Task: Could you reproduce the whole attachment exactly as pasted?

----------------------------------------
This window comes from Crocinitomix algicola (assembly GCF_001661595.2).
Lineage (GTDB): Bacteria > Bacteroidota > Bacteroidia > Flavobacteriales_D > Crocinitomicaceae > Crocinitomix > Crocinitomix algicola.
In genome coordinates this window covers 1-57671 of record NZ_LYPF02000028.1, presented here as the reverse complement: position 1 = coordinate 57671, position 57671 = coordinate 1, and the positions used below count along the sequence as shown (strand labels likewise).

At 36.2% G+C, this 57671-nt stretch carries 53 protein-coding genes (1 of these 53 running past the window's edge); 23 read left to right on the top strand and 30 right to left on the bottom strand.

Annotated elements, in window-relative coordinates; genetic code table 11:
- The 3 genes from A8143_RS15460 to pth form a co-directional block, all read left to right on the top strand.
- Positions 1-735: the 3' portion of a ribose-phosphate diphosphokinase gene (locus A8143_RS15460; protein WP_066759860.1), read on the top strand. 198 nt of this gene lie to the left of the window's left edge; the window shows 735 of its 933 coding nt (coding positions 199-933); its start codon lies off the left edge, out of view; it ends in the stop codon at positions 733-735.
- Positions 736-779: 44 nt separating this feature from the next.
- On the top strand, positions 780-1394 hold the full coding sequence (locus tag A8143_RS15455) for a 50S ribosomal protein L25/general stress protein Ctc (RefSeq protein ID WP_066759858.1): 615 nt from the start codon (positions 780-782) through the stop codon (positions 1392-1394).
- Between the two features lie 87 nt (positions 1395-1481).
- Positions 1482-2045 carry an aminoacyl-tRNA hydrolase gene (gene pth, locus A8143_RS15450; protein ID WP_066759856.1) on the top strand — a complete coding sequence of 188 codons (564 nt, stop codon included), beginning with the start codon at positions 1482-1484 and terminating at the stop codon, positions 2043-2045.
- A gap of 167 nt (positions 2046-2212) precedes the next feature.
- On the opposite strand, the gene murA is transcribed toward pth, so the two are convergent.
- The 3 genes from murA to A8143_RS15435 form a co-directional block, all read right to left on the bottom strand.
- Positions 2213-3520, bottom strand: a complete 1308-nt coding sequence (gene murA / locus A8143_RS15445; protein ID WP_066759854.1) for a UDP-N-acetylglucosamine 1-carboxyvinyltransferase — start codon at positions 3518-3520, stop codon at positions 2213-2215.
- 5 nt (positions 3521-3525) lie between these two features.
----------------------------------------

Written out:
This window comes from Crocinitomix algicola (assembly GCF_001661595.2).
Lineage (GTDB): Bacteria > Bacteroidota > Bacteroidia > Flavobacteriales_D > Crocinitomicaceae > Crocinitomix > Crocinitomix algicola.
In genome coordinates this window covers 1-57671 of record NZ_LYPF02000028.1, presented here as the reverse complement: position 1 = coordinate 57671, position 57671 = coordinate 1, and the positions used below count along the sequence as shown (strand labels likewise).

At 36.2% G+C, this 57671-nt stretch carries 53 protein-coding genes (1 of these 53 running past the window's edge); 23 read left to right on the top strand and 30 right to left on the bottom strand.

Annotated elements, in window-relative coordinates; genetic code table 11:
- The 3 genes from A8143_RS15460 to pth form a co-directional block, all read left to right on the top strand.
- Positions 1-735: the 3' portion of a ribose-phosphate diphosphokinase gene (locus A8143_RS15460; protein WP_066759860.1), read on the top strand. 198 nt of this gene lie to the left of the window's left edge; the window shows 735 of its 933 coding nt (coding positions 199-933); its start codon lies off the left edge, out of view; it ends in the stop codon at positions 733-735.
- Positions 736-779: 44 nt separating this feature from the next.
- On the top strand, positions 780-1394 hold the full coding sequence (locus tag A8143_RS15455) for a 50S ribosomal protein L25/general stress protein Ctc (RefSeq protein ID WP_066759858.1): 615 nt from the start codon (positions 780-782) through the stop codon (positions 1392-1394).
- Between the two features lie 87 nt (positions 1395-1481).
- Positions 1482-2045 carry an aminoacyl-tRNA hydrolase gene (gene pth, locus A8143_RS15450; protein ID WP_066759856.1) on the top strand — a complete coding sequence of 188 codons (564 nt, stop codon included), beginning with the start codon at positions 1482-1484 and terminating at the stop codon, positions 2043-2045.
- A gap of 167 nt (positions 2046-2212) precedes the next feature.
- On the opposite strand, the gene murA is transcribed toward pth, so the two are convergent.
- The 3 genes from murA to A8143_RS15435 form a co-directional block, all read right to left on the bottom strand.
- Positions 2213-3520, bottom strand: a complete 1308-nt coding sequence (gene murA / locus A8143_RS15445; protein ID WP_066759854.1) for a UDP-N-acetylglucosamine 1-carboxyvinyltransferase — start codon at positions 3518-3520, stop codon at positions 2213-2215.
- 5 nt (positions 3521-3525) lie between these two features.